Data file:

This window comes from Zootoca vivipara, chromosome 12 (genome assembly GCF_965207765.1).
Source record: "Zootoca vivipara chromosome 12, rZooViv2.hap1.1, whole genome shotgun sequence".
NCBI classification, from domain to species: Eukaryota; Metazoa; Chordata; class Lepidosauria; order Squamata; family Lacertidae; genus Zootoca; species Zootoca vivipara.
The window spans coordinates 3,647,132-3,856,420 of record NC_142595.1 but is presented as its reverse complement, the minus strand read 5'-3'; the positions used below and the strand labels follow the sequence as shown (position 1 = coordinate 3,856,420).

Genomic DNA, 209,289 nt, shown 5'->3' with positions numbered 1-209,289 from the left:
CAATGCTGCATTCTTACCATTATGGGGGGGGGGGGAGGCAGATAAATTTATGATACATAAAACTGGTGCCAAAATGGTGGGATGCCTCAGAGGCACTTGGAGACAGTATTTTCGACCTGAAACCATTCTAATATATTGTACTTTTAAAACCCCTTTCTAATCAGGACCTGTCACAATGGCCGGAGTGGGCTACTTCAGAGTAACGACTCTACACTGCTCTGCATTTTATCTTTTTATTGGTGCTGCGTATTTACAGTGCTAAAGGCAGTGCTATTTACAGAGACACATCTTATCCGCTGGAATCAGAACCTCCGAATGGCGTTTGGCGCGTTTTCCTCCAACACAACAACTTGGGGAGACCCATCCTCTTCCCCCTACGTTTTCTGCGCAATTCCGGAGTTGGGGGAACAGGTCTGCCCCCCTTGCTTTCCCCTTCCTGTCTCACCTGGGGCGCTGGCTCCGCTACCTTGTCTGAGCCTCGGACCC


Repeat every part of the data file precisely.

This window comes from Zootoca vivipara, chromosome 12 (genome assembly GCF_965207765.1).
Source record: "Zootoca vivipara chromosome 12, rZooViv2.hap1.1, whole genome shotgun sequence".
NCBI classification, from domain to species: Eukaryota; Metazoa; Chordata; class Lepidosauria; order Squamata; family Lacertidae; genus Zootoca; species Zootoca vivipara.
The window spans coordinates 3,647,132-3,856,420 of record NC_142595.1 but is presented as its reverse complement, the minus strand read 5'-3'; the positions used below and the strand labels follow the sequence as shown (position 1 = coordinate 3,856,420).

Genomic DNA, 209,289 nt, shown 5'->3' with positions numbered 1-209,289 from the left:
CAATGCTGCATTCTTACCATTATGGGGGGGGGGGGAGGCAGATAAATTTATGATACATAAAACTGGTGCCAAAATGGTGGGATGCCTCAGAGGCACTTGGAGACAGTATTTTCGACCTGAAACCATTCTAATATATTGTACTTTTAAAACCCCTTTCTAATCAGGACCTGTCACAATGGCCGGAGTGGGCTACTTCAGAGTAACGACTCTACACTGCTCTGCATTTTATCTTTTTATTGGTGCTGCGTATTTACAGTGCTAAAGGCAGTGCTATTTACAGAGACACATCTTATCCGCTGGAATCAGAACCTCCGAATGGCGTTTGGCGCGTTTTCCTCCAACACAACAACTTGGGGAGACCCATCCTCTTCCCCCTACGTTTTCTGCGCAATTCCGGAGTTGGGGGAACAGGTCTGCCCCCCTTGCTTTCCCCTTCCTGTCTCACCTGGGGCGCTGGCTCCGCTACCTTGTCTGAGCCTCGGACCC